Two days ago, I mentioned that my brain is usually moving too quickly at the opening of our Lukan pericope for Proper 8C, and I often miss the fact that Jesus sent messengers (angelion/angels) on ahead to prepare the way. Apparently, my brain is moving so fast that, for years, I’ve just skipped right over the first eleven words. Perhaps it is better said that I assume I know what the opening phrase of Luke 9:51 says.
Apparently, I don’t.
It seems as though I’m seeing this particular phrase for the first time: “When the days drew near for Jesus to be taken up…” Taken up? My first reaction was to double check what Gospel I was reading. It is certainly Luke 9, not John and his identifying the cross with Christ’s glory. My second move was to open BibleWorks as surely this is one more example of the NRSV not getting it quite right. And while it is true that the translation isn’t exactly ideal, it is rather that they couch the language of the Greek too softly rather than forcing a theological agenda the other way. The Greek version includes a verb that means “to fulfill” and a specific type of phrase that I can’t remember the name of, but is says “the day the ascension” which means “the day of the ascension.”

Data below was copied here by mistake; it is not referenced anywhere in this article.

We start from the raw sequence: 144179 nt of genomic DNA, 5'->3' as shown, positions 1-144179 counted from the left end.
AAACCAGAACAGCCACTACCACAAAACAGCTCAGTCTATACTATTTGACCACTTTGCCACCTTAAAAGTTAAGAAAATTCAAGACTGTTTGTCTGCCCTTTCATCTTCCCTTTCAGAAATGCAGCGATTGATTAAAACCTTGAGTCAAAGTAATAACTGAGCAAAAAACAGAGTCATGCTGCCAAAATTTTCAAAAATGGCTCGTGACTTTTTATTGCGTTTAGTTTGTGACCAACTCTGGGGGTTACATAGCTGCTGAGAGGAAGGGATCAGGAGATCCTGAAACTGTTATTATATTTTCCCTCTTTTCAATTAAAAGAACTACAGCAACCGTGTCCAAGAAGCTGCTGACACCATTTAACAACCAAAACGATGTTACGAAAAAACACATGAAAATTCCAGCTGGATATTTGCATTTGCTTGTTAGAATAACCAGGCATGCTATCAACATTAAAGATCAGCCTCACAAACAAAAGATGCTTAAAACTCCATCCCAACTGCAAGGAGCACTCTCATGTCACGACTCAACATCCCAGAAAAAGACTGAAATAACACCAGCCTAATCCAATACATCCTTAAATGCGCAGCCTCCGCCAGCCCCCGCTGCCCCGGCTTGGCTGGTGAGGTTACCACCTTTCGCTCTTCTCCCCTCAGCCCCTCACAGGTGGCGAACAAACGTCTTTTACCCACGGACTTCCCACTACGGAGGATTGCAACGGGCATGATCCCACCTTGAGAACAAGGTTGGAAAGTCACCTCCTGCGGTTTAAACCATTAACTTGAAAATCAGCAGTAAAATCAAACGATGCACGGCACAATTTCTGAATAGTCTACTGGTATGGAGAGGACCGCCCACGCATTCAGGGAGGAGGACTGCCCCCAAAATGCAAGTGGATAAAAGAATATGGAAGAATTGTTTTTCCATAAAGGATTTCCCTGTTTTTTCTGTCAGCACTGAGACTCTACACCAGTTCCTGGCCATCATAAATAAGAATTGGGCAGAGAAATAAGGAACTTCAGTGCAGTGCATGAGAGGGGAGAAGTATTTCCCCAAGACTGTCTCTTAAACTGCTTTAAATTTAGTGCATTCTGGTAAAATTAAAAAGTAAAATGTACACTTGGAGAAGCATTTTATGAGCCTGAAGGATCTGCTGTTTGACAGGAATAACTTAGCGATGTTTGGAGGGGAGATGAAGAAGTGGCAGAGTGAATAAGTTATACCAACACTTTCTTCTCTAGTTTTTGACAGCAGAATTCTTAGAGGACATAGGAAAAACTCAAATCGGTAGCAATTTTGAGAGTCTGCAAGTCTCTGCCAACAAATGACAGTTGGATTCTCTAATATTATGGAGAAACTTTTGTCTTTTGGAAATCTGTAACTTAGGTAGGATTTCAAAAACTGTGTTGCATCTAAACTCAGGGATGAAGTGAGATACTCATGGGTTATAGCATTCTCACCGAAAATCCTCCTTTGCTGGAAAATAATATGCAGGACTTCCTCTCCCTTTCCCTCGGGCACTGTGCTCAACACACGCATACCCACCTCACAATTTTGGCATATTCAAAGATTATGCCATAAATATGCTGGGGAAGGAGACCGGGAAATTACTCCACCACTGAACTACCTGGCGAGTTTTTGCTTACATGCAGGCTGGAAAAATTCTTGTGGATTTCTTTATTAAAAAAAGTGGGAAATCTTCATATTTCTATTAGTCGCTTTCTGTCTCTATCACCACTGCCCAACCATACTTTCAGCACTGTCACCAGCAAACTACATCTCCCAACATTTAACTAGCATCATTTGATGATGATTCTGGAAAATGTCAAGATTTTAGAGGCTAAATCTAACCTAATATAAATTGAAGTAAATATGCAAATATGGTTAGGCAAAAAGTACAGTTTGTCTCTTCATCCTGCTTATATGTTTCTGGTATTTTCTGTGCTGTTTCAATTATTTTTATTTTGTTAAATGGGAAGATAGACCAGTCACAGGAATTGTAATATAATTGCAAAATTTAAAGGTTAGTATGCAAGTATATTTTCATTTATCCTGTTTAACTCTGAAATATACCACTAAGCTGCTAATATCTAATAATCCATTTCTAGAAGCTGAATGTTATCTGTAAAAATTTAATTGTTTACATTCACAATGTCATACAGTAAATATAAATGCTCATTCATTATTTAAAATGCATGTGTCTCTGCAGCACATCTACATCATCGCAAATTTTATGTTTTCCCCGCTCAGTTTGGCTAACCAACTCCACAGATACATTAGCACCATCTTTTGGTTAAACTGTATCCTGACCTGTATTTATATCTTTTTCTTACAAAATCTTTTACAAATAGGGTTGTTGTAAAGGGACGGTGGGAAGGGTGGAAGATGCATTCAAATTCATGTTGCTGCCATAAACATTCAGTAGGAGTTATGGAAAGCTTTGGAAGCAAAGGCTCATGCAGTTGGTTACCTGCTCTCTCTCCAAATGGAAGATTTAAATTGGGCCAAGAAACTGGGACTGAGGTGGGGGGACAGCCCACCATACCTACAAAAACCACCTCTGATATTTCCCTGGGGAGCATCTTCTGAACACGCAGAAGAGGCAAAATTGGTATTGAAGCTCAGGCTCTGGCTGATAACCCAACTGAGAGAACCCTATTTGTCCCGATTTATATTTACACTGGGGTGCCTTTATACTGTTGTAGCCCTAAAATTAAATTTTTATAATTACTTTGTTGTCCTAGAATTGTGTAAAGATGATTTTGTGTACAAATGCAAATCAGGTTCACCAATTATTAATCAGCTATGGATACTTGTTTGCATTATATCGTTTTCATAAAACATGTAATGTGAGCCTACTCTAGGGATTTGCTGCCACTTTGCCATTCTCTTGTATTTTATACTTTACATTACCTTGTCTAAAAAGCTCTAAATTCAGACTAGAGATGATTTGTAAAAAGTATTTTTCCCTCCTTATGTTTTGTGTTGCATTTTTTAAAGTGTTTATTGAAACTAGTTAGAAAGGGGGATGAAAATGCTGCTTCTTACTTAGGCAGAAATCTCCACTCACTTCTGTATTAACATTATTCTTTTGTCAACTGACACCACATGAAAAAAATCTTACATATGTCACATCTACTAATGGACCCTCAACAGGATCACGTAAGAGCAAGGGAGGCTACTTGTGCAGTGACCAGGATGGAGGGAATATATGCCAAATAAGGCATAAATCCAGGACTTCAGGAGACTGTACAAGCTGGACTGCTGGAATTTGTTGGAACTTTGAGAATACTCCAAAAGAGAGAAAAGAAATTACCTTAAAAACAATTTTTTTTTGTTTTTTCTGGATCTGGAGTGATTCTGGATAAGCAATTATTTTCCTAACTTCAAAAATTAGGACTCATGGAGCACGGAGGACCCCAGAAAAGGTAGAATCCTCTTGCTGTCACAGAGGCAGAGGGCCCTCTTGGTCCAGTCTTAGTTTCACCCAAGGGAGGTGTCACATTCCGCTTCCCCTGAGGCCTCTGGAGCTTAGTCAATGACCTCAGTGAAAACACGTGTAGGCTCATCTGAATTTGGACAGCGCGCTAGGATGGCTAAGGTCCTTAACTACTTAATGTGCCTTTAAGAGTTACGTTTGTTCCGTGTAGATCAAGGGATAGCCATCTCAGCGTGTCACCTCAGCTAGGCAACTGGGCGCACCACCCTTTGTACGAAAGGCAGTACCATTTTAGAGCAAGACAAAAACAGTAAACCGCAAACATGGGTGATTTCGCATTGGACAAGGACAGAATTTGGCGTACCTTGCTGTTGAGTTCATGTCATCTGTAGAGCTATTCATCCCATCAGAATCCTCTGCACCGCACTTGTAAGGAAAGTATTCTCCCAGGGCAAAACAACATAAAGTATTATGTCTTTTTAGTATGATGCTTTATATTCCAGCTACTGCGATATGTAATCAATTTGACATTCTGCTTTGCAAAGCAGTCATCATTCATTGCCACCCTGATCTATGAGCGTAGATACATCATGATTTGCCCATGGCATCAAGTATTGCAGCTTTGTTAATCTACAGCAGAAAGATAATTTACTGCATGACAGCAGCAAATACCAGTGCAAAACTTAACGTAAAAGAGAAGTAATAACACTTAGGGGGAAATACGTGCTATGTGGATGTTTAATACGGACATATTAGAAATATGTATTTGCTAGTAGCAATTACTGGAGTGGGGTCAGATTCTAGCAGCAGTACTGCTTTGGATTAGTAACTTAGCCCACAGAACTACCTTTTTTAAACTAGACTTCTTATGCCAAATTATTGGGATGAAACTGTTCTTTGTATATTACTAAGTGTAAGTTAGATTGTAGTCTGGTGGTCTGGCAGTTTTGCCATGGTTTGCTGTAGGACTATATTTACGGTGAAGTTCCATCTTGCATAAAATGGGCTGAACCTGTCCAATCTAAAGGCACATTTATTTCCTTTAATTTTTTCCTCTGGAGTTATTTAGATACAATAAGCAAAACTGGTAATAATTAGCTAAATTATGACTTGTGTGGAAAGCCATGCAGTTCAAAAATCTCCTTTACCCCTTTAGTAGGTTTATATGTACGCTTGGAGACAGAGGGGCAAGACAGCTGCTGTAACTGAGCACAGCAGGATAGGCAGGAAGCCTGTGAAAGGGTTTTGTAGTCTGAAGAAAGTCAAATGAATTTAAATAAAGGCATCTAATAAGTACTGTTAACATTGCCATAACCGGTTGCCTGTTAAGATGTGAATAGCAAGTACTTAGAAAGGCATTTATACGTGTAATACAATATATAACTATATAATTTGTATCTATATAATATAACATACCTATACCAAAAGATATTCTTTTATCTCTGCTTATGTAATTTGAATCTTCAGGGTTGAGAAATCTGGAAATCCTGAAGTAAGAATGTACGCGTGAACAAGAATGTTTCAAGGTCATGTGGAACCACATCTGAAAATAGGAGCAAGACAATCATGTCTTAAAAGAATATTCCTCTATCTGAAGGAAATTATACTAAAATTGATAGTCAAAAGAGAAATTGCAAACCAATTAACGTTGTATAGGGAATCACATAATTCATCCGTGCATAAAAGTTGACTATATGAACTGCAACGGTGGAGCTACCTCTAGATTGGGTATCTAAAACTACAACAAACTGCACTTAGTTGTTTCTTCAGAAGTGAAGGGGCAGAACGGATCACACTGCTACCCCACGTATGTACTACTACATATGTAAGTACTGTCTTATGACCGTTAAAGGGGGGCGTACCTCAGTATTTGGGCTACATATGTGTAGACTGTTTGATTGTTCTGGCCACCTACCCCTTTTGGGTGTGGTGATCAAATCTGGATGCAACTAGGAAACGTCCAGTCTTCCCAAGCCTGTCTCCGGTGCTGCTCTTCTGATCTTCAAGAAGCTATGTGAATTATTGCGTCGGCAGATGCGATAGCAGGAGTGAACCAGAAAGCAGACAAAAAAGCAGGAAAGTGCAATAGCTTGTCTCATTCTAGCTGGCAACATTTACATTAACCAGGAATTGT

So, at least literally, if not idiomatically, Luke has Jesus set his face for Jerusalem in order to “fulfill the day of the ascension,” which, you’ll recall happens after the Triumphal Entry, the Last Supper, the trial, the Crucifixion, the Sabbath, the Resurrection, and forty days of post-resurrection appearances! Jesus only fulfills the day of ascension after he fulfills a whole lot of other stuff in the process.
I’m blogging at 7am for the first time in a long time, and my brain is fuzzy from 2.5 weeks of two DMin seminar classes (one of which is less seminary and more liturgical scholar fire hose training), so you’ll have to forgive me as I struggle to figure out Luke’s chronology. Why the focus on the ascension? What is he saying theologically? Perhaps the most important question for the preacher is, Why does any of this matter?